CPU means 'central processing unit', so any component which is 'central' to a system and does most of its processing can be called a CPU. For example, a microprocessor can be called a CPU. However, that same processor when installed in a supercomputer with 10,000 sockets, isn't really considered a CPU anymore, merely a compute node. However, CPU does not have to refer to a chip - it could also refer to a whole board or chassis, especially with old computers before ICs existed or were dense enough to contain a complete processor. It can also refer to the part of a chip that actually does the processing, as in a microcontroller or system-on-chip that has many components integrated on the same die, in addition to a processor. So it occasionally refers to chips, but it does not have to.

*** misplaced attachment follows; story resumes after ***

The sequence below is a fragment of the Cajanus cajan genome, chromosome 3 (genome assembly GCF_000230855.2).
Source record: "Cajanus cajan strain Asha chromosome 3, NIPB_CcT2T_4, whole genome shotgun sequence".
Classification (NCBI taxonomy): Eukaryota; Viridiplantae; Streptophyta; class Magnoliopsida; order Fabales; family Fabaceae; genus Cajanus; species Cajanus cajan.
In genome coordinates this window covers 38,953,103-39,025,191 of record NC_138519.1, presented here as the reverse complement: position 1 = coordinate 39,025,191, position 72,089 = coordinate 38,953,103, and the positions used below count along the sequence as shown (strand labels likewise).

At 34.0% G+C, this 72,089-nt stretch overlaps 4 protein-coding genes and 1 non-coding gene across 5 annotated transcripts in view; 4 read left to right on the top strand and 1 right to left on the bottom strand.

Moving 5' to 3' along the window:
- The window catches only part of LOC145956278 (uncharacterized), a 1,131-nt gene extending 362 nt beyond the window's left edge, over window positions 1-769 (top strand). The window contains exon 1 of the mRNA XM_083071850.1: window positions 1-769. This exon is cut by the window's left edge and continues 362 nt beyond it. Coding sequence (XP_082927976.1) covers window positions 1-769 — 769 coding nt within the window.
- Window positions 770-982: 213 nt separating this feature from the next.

An IC, on the other hand, could possibly refer to a CPU, but there are many ICs that are not CPUs. A CPU specifically executes instructions of a computer program, and there are many chips that do not do this. For example, your computer also has RAM, which stores data and does not carry out any processing. There are also a great number of analog and mixed-signal integrated circuits that only implement specific functions, such as amplifiers, data converters, regulators, power supply controllers, timers, serializers, deserializers, multiplexers, etc.